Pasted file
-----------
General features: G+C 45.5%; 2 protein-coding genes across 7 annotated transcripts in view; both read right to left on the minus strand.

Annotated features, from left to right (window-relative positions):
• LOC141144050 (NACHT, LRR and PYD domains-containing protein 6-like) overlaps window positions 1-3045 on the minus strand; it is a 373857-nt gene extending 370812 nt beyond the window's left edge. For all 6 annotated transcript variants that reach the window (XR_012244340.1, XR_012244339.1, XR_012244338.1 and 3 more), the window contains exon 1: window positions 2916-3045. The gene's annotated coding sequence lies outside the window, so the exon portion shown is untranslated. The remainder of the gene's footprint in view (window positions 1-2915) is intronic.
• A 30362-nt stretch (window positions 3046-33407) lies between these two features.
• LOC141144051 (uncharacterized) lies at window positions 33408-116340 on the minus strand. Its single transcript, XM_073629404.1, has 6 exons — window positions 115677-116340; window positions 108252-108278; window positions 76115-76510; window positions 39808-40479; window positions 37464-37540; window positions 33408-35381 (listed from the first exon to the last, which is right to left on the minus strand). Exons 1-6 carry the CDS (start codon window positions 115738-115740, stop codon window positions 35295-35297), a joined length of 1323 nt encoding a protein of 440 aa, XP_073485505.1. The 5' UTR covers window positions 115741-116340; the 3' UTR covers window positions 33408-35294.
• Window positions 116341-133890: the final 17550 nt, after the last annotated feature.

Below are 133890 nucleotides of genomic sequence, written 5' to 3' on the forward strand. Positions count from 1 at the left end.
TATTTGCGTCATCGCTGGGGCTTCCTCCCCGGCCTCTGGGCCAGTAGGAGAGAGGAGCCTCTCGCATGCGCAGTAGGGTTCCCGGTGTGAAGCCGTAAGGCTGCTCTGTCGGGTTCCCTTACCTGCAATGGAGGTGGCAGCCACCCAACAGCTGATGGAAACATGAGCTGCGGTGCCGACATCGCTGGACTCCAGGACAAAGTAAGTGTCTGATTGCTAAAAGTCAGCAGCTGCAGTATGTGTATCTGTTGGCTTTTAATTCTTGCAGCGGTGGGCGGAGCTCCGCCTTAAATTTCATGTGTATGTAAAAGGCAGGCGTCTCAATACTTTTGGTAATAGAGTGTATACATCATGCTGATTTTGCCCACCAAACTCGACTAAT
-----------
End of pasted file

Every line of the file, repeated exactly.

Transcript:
General features: G+C 45.5%; 2 protein-coding genes across 7 annotated transcripts in view; both read right to left on the minus strand.

Annotated features, from left to right (window-relative positions):
• LOC141144050 (NACHT, LRR and PYD domains-containing protein 6-like) overlaps window positions 1-3045 on the minus strand; it is a 373857-nt gene extending 370812 nt beyond the window's left edge. For all 6 annotated transcript variants that reach the window (XR_012244340.1, XR_012244339.1, XR_012244338.1 and 3 more), the window contains exon 1: window positions 2916-3045. The gene's annotated coding sequence lies outside the window, so the exon portion shown is untranslated. The remainder of the gene's footprint in view (window positions 1-2915) is intronic.
• A 30362-nt stretch (window positions 3046-33407) lies between these two features.
• LOC141144051 (uncharacterized) lies at window positions 33408-116340 on the minus strand. Its single transcript, XM_073629404.1, has 6 exons — window positions 115677-116340; window positions 108252-108278; window positions 76115-76510; window positions 39808-40479; window positions 37464-37540; window positions 33408-35381 (listed from the first exon to the last, which is right to left on the minus strand). Exons 1-6 carry the CDS (start codon window positions 115738-115740, stop codon window positions 35295-35297), a joined length of 1323 nt encoding a protein of 440 aa, XP_073485505.1. The 5' UTR covers window positions 115741-116340; the 3' UTR covers window positions 33408-35294.
• Window positions 116341-133890: the final 17550 nt, after the last annotated feature.

Below are 133890 nucleotides of genomic sequence, written 5' to 3' on the forward strand. Positions count from 1 at the left end.
TATTTGCGTCATCGCTGGGGCTTCCTCCCCGGCCTCTGGGCCAGTAGGAGAGAGGAGCCTCTCGCATGCGCAGTAGGGTTCCCGGTGTGAAGCCGTAAGGCTGCTCTGTCGGGTTCCCTTACCTGCAATGGAGGTGGCAGCCACCCAACAGCTGATGGAAACATGAGCTGCGGTGCCGACATCGCTGGACTCCAGGACAAAGTAAGTGTCTGATTGCTAAAAGTCAGCAGCTGCAGTATGTGTATCTGTTGGCTTTTAATTCTTGCAGCGGTGGGCGGAGCTCCGCCTTAAATTTCATGTGTATGTAAAAGGCAGGCGTCTCAATACTTTTGGTAATAGAGTGTATACATCATGCTGATTTTGCCCACCAAACTCGACTAAT